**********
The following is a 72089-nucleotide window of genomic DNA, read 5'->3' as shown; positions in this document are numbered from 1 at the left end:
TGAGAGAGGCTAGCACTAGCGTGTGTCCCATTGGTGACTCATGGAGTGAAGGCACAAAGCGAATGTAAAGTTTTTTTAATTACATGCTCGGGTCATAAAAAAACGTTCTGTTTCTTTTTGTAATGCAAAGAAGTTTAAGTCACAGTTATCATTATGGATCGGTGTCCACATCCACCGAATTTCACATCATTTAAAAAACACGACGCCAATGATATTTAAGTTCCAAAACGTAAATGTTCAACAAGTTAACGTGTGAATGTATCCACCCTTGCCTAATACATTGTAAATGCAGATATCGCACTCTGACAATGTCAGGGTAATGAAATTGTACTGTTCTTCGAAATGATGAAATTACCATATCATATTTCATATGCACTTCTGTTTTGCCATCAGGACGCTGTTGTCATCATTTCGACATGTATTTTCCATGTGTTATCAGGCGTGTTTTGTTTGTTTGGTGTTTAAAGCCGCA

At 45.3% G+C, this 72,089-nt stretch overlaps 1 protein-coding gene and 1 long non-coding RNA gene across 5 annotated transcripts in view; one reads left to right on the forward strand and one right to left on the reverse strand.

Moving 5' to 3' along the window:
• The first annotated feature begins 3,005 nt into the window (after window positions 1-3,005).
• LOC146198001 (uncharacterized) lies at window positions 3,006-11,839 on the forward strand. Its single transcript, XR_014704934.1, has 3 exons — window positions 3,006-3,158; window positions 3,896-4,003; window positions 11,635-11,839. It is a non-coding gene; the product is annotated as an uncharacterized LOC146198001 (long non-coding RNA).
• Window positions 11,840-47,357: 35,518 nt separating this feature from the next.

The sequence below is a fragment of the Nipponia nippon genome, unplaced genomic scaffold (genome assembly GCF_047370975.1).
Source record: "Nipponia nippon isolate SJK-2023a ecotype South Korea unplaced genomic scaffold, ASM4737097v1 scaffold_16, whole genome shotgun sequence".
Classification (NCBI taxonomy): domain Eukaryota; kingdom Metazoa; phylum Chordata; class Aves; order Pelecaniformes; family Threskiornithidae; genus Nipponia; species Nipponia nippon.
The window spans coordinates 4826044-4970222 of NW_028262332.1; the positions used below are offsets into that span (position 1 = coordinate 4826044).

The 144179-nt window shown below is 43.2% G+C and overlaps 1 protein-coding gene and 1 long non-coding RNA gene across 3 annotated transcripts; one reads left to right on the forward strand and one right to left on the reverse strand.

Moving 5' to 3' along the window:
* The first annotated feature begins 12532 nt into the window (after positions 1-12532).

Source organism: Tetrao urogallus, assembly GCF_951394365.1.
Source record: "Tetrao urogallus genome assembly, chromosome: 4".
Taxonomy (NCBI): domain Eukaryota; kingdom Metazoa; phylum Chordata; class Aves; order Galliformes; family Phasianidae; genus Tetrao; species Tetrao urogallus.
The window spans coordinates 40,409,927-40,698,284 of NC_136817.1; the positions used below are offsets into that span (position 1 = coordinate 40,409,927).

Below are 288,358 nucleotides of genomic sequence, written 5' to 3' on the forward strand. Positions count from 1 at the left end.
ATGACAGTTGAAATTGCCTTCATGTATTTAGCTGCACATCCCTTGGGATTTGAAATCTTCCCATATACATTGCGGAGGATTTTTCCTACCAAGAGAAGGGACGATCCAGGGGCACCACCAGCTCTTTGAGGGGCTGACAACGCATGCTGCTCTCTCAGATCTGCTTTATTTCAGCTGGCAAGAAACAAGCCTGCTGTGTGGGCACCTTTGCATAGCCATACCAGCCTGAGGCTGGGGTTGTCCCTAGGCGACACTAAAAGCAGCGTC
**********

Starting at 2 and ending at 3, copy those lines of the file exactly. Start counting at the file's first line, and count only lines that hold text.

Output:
TGAGAGAGGCTAGCACTAGCGTGTGTCCCATTGGTGACTCATGGAGTGAAGGCACAAAGCGAATGTAAAGTTTTTTTAATTACATGCTCGGGTCATAAAAAAACGTTCTGTTTCTTTTTGTAATGCAAAGAAGTTTAAGTCACAGTTATCATTATGGATCGGTGTCCACATCCACCGAATTTCACATCATTTAAAAAACACGACGCCAATGATATTTAAGTTCCAAAACGTAAATGTTCAACAAGTTAACGTGTGAATGTATCCACCCTTGCCTAATACATTGTAAATGCAGATATCGCACTCTGACAATGTCAGGGTAATGAAATTGTACTGTTCTTCGAAATGATGAAATTACCATATCATATTTCATATGCACTTCTGTTTTGCCATCAGGACGCTGTTGTCATCATTTCGACATGTATTTTCCATGTGTTATCAGGCGTGTTTTGTTTGTTTGGTGTTTAAAGCCGCA

At 45.3% G+C, this 72,089-nt stretch overlaps 1 protein-coding gene and 1 long non-coding RNA gene across 5 annotated transcripts in view; one reads left to right on the forward strand and one right to left on the reverse strand.